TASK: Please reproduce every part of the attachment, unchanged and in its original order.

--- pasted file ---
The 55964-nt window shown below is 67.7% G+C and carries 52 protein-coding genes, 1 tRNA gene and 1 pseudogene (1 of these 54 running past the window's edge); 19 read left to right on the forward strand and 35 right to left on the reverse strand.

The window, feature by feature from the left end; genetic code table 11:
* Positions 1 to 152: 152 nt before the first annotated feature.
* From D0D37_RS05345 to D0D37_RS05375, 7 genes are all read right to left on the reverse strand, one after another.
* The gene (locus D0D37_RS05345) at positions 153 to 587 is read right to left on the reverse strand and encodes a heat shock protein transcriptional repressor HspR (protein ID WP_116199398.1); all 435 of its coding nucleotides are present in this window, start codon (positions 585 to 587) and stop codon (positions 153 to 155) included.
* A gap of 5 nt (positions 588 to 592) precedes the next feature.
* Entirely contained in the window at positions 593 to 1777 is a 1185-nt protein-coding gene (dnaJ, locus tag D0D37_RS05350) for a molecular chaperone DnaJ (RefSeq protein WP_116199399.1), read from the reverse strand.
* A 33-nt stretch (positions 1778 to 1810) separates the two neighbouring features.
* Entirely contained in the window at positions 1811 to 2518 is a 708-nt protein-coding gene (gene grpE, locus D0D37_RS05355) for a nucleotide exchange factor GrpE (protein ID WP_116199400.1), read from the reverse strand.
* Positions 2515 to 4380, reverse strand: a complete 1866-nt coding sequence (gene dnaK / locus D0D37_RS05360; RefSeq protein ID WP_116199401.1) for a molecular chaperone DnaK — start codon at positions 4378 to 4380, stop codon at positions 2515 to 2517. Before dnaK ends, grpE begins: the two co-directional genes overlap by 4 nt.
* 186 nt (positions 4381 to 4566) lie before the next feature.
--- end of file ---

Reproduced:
The 55964-nt window shown below is 67.7% G+C and carries 52 protein-coding genes, 1 tRNA gene and 1 pseudogene (1 of these 54 running past the window's edge); 19 read left to right on the forward strand and 35 right to left on the reverse strand.

The window, feature by feature from the left end; genetic code table 11:
* Positions 1 to 152: 152 nt before the first annotated feature.
* From D0D37_RS05345 to D0D37_RS05375, 7 genes are all read right to left on the reverse strand, one after another.
* The gene (locus D0D37_RS05345) at positions 153 to 587 is read right to left on the reverse strand and encodes a heat shock protein transcriptional repressor HspR (protein ID WP_116199398.1); all 435 of its coding nucleotides are present in this window, start codon (positions 585 to 587) and stop codon (positions 153 to 155) included.
* A gap of 5 nt (positions 588 to 592) precedes the next feature.
* Entirely contained in the window at positions 593 to 1777 is a 1185-nt protein-coding gene (dnaJ, locus tag D0D37_RS05350) for a molecular chaperone DnaJ (RefSeq protein WP_116199399.1), read from the reverse strand.
* A 33-nt stretch (positions 1778 to 1810) separates the two neighbouring features.
* Entirely contained in the window at positions 1811 to 2518 is a 708-nt protein-coding gene (gene grpE, locus D0D37_RS05355) for a nucleotide exchange factor GrpE (protein ID WP_116199400.1), read from the reverse strand.
* Positions 2515 to 4380, reverse strand: a complete 1866-nt coding sequence (gene dnaK / locus D0D37_RS05360; RefSeq protein ID WP_116199401.1) for a molecular chaperone DnaK — start codon at positions 4378 to 4380, stop codon at positions 2515 to 2517. Before dnaK ends, grpE begins: the two co-directional genes overlap by 4 nt.
* 186 nt (positions 4381 to 4566) lie before the next feature.